Woody Allen is a genius. You can’t even say that he really is an American filmmaker, because his movies are in a category of their own. He started doing stand-up, and went on starring and directing in a bunch of screwball comedies. His most interesting work, though, is his many comedies about love and sex in New York. I believe he has made a film a year for the last 20 years or so. That’s an achievement, and you also have to appreciate how Woody succeeds at exploring the same things over and over.
The thing about this film is that it’s as genuinely funny as it is insightful. Allen pretty much always play the same character, but it’s such an interesting creation that you don’t get tired of it, kinda like Chaplin’s tramp. A character like Alvy Singer is obviously real close to the real Allen : a neurotic, intellectual yet shallow, pessimist yet funny Jewish comedian who whines a lot but doesn’t do much. He’s too busy complaining and fussing over details to realize that in the end, his life ain’t so bad. Like an older Jerry Seinfeld, he keeps ruining relationships with great women for the stupidest reasons. I mean, who wouldn’t be head over heels over “Annie Hall”? Diane Keaton, then best known for her supporting part in “The Godfather” flicks, was given the chance by Allen to really show how talented she really is. She plays a simple yet charming girl who comes to New York, wanting to become an actress or a singer, or whatever. She’s a bit clueless, but at least she’s enjoying life. The film has Allen trying to make her like him by buying her books about death, bringing her to foreign films and paying her visits to an analyst.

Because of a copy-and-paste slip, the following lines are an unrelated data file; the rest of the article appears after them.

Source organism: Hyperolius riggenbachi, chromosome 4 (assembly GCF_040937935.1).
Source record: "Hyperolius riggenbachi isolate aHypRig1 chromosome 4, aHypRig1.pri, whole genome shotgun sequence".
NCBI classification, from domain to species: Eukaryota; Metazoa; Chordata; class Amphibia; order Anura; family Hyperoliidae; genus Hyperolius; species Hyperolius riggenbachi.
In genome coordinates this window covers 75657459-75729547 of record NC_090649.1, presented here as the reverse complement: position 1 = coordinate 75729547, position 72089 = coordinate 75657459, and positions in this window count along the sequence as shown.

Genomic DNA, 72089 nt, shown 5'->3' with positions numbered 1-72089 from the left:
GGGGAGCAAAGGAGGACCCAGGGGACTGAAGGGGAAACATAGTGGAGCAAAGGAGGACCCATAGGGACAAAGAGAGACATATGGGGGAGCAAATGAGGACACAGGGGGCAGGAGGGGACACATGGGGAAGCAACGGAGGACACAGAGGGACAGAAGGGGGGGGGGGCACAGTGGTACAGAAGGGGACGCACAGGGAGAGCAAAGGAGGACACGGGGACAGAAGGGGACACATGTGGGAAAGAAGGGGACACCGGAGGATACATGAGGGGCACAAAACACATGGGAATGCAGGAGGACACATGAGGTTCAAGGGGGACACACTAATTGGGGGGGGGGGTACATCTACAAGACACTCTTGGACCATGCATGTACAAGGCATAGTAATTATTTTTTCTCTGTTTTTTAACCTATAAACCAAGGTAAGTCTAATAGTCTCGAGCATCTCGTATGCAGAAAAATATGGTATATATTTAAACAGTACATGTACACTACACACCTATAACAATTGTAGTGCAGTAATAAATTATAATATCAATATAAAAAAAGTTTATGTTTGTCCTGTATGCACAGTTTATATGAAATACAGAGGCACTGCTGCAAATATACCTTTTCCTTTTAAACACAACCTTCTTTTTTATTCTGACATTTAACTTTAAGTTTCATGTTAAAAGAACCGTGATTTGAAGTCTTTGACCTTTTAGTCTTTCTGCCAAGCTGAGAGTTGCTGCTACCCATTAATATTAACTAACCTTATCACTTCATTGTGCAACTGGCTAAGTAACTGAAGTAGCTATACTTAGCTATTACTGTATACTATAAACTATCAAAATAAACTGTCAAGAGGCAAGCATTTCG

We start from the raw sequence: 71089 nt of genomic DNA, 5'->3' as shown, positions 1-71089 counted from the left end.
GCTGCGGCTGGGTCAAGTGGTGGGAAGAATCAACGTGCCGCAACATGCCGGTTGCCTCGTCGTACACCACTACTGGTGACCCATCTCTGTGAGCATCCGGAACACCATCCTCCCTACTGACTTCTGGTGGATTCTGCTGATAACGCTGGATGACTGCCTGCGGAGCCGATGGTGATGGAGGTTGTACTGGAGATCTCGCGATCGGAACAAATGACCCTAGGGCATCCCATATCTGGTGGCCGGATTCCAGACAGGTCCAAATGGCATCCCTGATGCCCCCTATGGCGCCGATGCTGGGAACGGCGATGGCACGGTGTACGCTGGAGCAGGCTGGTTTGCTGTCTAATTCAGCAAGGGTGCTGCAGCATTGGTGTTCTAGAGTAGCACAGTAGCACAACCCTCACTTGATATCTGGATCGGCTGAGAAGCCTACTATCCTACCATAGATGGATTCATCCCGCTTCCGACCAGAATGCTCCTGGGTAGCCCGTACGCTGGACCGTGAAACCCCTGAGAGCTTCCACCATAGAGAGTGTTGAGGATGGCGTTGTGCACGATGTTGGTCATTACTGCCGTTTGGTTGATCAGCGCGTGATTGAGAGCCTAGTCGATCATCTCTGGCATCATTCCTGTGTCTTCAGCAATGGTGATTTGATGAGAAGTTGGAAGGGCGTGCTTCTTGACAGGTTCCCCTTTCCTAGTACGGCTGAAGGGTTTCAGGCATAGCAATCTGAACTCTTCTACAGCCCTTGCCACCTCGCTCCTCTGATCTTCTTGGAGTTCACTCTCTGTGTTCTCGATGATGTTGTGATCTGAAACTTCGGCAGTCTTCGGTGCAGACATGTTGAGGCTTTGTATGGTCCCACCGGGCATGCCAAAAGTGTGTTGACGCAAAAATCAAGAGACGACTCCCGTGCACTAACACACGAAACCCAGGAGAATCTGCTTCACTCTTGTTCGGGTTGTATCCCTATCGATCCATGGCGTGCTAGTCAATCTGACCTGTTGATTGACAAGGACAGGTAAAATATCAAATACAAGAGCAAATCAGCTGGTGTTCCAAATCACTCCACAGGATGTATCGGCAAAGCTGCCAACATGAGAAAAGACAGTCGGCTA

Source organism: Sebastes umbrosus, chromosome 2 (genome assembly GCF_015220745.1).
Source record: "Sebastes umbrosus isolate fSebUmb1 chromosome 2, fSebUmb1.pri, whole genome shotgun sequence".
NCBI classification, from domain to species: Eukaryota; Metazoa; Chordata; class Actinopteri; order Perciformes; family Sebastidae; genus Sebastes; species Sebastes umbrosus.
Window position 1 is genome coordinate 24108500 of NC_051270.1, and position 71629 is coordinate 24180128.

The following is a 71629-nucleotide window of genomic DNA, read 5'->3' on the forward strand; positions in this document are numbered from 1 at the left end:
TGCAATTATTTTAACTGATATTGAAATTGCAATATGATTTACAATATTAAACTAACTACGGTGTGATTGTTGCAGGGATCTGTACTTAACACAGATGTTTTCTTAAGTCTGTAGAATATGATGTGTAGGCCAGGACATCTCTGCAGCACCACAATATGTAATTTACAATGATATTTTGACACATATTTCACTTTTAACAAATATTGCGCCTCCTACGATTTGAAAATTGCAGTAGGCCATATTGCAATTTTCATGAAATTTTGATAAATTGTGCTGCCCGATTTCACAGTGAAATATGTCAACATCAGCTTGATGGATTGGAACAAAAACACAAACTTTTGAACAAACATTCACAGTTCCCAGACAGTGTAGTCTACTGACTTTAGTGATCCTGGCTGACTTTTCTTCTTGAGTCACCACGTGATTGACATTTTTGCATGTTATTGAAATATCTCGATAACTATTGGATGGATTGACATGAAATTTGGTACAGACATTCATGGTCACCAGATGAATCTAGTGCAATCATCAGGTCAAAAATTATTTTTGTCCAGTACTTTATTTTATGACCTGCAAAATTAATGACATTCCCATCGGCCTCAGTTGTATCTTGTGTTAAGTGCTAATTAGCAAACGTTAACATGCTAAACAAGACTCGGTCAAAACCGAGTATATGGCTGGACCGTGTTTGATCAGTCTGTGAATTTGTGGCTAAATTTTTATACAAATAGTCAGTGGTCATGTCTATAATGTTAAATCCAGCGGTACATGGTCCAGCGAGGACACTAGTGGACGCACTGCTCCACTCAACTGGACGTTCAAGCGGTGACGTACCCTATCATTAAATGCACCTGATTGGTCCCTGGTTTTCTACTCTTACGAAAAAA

Like always, Allen doesn’t just tell us a love story that doesn’t quite work. It’s somehow just a frame with which he experiments, both in writing and direction. He really has a natural talent for dialogue. In a film like this, people don’t just recite lines from the script. More often than not, scenes feel like they’re filmed from real life. The thing about realistic dialogue is that it’s got to be imperfect. In life, you cut sentences, you jump from a thought to another, you interrupt… And most of Allen’s films are dialogue, and it always remains enjoyable, and often hilarious. There’s a great scene in which Annie and Alvy are trying to pick up live lobsters from the floor, and it doesn’t even feel like acting. Keaton and Allen are arguing and laughing totally convincingly.
Allen’s also an exceptional director who doesn’t take storytelling and visual conventions for granted. In Annie Hall, he’s always jumping around in chronology, using constantly flash-backs. There’s also a very interesting use of fantasy sequences that blend with real situations. For example, Woody recalls an annoying situation and we see his present self in the scene, talking to the camera about how he should have behaved. This probably is hard to understand, but you’ll see by watching the film. The American Film Institute ranks it as the 31st greatest film ever, and the Academy rewarded it with 4 Oscars. I don’t think that any of Allen’s other films have been hailed like that, even though most of his filmography is very interesting. But I can understand how Annie Hall touched people, probably because not only is it a masterpiece, it’s also terrific entertainment.